Come Sit in the Stars

http://www.creative-writing-now.com/
http://www.creative-writing-now.com/

DAY 18


EXERCISE: Come up with writing prompts based on the following pairs of words from this lesson:

– “shy” and “astrology”

– “trick” and “audition”



madam-zelda.blogspot.com
madam-zelda.blogspot.com

Come Sit in the Stars



Adeline was always dressed in brilliantly, flamboyant colors. They suited her personality as well as her profession. Adeline was an intensely-passionate, influentially-popular astrologist. Her nationally syndicated show, Come Sit in the Stars, had just be renewed for its eleventh year. Her private consultations were now netting more profit than the televised series. Come Sit in the Stars had just signed on a new syndication contract with fourteen other foreign television stations to broadcast only the reruns. Her last seven seasons in DVD had sold more than many hit movies.

One would think that the universe was at Adeline’s feet. Well, it was…. But her personal world was- and always had been- in shambles. Her charisma and charm on camera belied her private personality.  Adeline had been a gifted ‘fortune-teller’ from the age of five. She had that sixth sense people talked about. But, as a child, when events that had not yet occurred would slip out of her mouth, and then happen, Adeline became ostracized from her peers and eventually from all close relationships. People seemed to blame her for what she saw. Adeline became excessively shy, a total introvert: a shadow of who she truly was.

Adenine had no secret power to influence the future- she only saw the impending occurrences. She could not stop them.

******

“Good Afternoon, Madam.” It was a young man, possibly in his twenties. I saw him as he was entering our office through the security cameras. We have the entire facilities wired for safety concerns. His coal black hair hangs over hand opened collar. He is rather handsome- if you like the strong, cowboy type.

“Welcome, fellow traveler.” Rhoda, my long-time receptionist, would say those words to each and every client as they walked through the doors. “Here is a questionnaire that we like all of our first time visitors complete. Answer each question the best that you can. Often, these questions will allow the great and powerful, wonderfully-awesome Adeline to assist you on your life’s journey.”

No matter how many times I have asked Rhonda NOT to say those lines… she says them anyway.

Usually each client will just smile. Many people feel a touch uncomfortable coming in to see an astrologist the first time. Sometimes a little self- denigration can relax a situation. The only problem is that Rhoda believes those words.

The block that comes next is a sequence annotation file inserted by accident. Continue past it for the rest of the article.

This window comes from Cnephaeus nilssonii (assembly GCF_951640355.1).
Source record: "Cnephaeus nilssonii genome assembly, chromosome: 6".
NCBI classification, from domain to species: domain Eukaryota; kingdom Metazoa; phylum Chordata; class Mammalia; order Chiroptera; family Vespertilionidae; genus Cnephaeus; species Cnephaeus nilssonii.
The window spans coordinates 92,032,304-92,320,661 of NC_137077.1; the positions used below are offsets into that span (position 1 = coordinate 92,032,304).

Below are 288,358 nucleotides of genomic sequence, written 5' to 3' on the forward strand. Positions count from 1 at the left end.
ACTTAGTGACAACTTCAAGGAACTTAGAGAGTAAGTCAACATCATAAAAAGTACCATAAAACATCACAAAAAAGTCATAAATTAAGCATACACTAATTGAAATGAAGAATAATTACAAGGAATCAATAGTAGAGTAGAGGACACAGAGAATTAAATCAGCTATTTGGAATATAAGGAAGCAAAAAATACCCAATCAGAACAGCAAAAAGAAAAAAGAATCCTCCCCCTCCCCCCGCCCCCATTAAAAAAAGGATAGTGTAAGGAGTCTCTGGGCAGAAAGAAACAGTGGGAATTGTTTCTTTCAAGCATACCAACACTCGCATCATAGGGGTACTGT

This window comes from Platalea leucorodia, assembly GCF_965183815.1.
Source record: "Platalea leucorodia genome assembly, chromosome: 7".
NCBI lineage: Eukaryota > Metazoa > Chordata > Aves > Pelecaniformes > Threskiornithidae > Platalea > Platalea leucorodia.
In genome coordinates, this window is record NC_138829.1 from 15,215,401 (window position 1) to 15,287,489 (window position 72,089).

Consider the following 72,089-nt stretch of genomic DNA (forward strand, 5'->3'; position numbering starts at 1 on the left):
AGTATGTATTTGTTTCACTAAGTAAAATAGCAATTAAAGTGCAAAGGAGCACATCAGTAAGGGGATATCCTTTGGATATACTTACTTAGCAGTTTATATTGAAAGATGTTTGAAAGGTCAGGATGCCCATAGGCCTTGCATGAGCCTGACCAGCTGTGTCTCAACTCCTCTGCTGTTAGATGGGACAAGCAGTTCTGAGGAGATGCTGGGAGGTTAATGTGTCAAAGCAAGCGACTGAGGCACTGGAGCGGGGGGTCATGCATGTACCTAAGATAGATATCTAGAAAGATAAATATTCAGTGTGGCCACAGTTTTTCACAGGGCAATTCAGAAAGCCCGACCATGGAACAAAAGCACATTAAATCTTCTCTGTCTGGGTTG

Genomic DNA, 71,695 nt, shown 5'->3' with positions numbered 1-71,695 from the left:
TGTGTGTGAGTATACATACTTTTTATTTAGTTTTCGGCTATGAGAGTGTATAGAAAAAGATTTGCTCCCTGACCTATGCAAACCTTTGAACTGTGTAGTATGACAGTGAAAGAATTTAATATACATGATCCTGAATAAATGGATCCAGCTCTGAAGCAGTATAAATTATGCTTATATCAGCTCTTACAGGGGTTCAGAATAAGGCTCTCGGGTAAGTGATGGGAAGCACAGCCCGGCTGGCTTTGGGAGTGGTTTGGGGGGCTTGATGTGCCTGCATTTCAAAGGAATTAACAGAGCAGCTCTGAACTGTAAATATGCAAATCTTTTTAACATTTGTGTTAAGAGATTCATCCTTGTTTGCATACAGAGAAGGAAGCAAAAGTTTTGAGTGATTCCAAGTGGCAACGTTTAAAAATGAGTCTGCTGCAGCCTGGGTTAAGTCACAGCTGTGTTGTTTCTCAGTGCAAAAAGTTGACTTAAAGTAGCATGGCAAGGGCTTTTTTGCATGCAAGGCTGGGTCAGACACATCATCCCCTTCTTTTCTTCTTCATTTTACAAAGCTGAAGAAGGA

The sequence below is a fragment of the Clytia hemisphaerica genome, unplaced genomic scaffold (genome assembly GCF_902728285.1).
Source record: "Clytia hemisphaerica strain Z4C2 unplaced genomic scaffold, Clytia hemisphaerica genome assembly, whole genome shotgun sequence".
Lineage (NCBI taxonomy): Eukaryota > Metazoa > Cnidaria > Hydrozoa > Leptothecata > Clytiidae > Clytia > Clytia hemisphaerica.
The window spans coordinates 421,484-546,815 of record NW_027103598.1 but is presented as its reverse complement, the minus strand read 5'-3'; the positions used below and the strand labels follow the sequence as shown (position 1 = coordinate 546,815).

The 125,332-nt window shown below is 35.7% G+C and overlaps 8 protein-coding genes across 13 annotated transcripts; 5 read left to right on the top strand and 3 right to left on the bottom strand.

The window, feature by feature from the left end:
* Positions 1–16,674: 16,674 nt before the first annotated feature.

“Thanks, but I think I will just wait to see the Amazing Adeline.” There was an unmistakable twinkle in his eye. This one could be trouble.

He sat in the corner seat. “There is a purposed poise that seems to possess this new client,” I thought as I pushed back my Lorica-leather, ergonomic chair and stepped from behind my glass-topped writing table.

Walking over to the door, I open it and boldly announce, “Next”. Knowing full-well that he was only one visitor in my receptionist’s area. 

“Have a seat.” I motion to the twin pseudo- leather chairs that formed my counseling area. I do not do the psychologist’s sofa bed.

“I am Ady. How might I be of assistance to you, today?”

“I remember you.”

I was ready for anything but that.

“I remember you from grade school.”

Now, I was really mystified.

“I sat behind you in Ms. McAlister’s class at Cotton Springs Elementary.”

That was where I went to school. I suspect that could have been is some article that had been written about me?

“You have no idea who I am. Do you?”

“I do much better at reading people’s futures than their past”

“You always were quick with the smart answers. That’s why seventh grade was so terrible.

Now, that…. That had not been in any biographical; expose’.

You started crying one day in class when Beatrice was telling about her five kittens being born. Everybody thought that you were just a jealous little snot. We all knew that your father did not allow pets. But then you burst out and said, ‘They are all going to be dead in the morning!’ After that, you ran out of the room.

I remembered that very day.

“The next day, Beatrice came to school crying. All her kittens had died. She accused you of putting a curse on them. Nothing was ever the same in that class… Even after you moved away.”

That had happened, too.

I tried to remain straight faced and professional. “So, what may I help you with, today?” I asked again.

“You really aren’t that good at knowing the future. Are you?”

“I try to very careful, before I offer assistance.” I restated.

“Don’t you know that I have been in love with you since Cotton Springs?”

Then I remembered.  “Are you Matthew?”



Written for Creative Writing Now. Lesson 18.

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